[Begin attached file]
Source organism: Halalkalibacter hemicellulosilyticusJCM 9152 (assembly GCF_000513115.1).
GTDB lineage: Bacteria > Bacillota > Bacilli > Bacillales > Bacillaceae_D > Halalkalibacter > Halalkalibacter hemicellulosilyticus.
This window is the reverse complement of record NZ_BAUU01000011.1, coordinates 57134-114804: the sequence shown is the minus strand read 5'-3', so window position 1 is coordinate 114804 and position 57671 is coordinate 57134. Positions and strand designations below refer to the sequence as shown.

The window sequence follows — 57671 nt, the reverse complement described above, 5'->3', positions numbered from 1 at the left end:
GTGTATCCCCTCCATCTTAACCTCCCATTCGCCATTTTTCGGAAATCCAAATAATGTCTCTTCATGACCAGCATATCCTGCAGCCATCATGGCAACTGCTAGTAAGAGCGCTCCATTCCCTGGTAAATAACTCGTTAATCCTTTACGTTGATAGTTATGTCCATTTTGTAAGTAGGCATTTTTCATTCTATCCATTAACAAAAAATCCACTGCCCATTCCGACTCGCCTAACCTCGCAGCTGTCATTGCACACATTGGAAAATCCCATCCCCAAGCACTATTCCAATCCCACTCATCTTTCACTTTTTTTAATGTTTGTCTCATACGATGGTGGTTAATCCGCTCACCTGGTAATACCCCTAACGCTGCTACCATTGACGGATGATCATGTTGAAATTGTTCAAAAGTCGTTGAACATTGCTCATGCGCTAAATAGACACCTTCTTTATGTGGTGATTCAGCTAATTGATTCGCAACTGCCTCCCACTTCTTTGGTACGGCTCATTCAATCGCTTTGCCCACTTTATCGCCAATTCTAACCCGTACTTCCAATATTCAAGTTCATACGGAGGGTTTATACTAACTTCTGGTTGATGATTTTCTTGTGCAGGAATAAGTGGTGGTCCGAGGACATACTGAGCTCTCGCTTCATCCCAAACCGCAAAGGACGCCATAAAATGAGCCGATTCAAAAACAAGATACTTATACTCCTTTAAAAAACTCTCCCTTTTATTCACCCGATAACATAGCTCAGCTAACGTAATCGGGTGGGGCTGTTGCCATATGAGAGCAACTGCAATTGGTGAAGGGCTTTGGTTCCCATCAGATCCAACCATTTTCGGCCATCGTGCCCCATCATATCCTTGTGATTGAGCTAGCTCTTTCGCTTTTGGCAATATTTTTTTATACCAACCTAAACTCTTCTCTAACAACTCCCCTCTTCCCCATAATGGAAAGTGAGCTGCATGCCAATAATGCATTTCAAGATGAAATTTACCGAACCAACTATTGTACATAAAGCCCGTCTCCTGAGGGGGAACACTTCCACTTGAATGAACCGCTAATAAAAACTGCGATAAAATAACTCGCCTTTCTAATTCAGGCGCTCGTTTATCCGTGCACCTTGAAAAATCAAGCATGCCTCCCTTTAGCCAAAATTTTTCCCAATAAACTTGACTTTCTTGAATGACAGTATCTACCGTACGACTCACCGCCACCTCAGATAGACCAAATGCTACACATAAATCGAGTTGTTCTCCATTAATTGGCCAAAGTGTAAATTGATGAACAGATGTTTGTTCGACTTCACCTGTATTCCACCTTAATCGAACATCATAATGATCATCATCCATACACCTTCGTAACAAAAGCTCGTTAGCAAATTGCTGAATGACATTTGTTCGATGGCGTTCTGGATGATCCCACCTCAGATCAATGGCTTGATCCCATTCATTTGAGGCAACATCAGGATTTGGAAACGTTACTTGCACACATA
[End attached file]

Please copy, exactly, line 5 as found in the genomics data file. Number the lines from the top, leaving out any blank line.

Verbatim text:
GTGTATCCCCTCCATCTTAACCTCCCATTCGCCATTTTTCGGAAATCCAAATAATGTCTCTTCATGACCAGCATATCCTGCAGCCATCATGGCAACTGCTAGTAAGAGCGCTCCATTCCCTGGTAAATAACTCGTTAATCCTTTACGTTGATAGTTATGTCCATTTTGTAAGTAGGCATTTTTCATTCTATCCATTAACAAAAAATCCACTGCCCATTCCGACTCGCCTAACCTCGCAGCTGTCATTGCACACATTGGAAAATCCCATCCCCAAGCACTATTCCAATCCCACTCATCTTTCACTTTTTTTAATGTTTGTCTCATACGATGGTGGTTAATCCGCTCACCTGGTAATACCCCTAACGCTGCTACCATTGACGGATGATCATGTTGAAATTGTTCAAAAGTCGTTGAACATTGCTCATGCGCTAAATAGACACCTTCTTTATGTGGTGATTCAGCTAATTGATTCGCAACTGCCTCCCACTTCTTTGGTACGGCTCATTCAATCGCTTTGCCCACTTTATCGCCAATTCTAACCCGTACTTCCAATATTCAAGTTCATACGGAGGGTTTATACTAACTTCTGGTTGATGATTTTCTTGTGCAGGAATAAGTGGTGGTCCGAGGACATACTGAGCTCTCGCTTCATCCCAAACCGCAAAGGACGCCATAAAATGAGCCGATTCAAAAACAAGATACTTATACTCCTTTAAAAAACTCTCCCTTTTATTCACCCGATAACATAGCTCAGCTAACGTAATCGGGTGGGGCTGTTGCCATATGAGAGCAACTGCAATTGGTGAAGGGCTTTGGTTCCCATCAGATCCAACCATTTTCGGCCATCGTGCCCCATCATATCCTTGTGATTGAGCTAGCTCTTTCGCTTTTGGCAATATTTTTTTATACCAACCTAAACTCTTCTCTAACAACTCCCCTCTTCCCCATAATGGAAAGTGAGCTGCATGCCAATAATGCATTTCAAGATGAAATTTACCGAACCAACTATTGTACATAAAGCCCGTCTCCTGAGGGGGAACACTTCCACTTGAATGAACCGCTAATAAAAACTGCGATAAAATAACTCGCCTTTCTAATTCAGGCGCTCGTTTATCCGTGCACCTTGAAAAATCAAGCATGCCTCCCTTTAGCCAAAATTTTTCCCAATAAACTTGACTTTCTTGAATGACAGTATCTACCGTACGACTCACCGCCACCTCAGATAGACCAAATGCTACACATAAATCGAGTTGTTCTCCATTAATTGGCCAAAGTGTAAATTGATGAACAGATGTTTGTTCGACTTCACCTGTATTCCACCTTAATCGAACATCATAATGATCATCATCCATACACCTTCGTAACAAAAGCTCGTTAGCAAATTGCTGAATGACATTTGTTCGATGGCGTTCTGGATGATCCCACCTCAGATCAATGGCTTGATCCCATTCATTTGAGGCAACATCAGGATTTGGAAACGTTACTTGCACACATA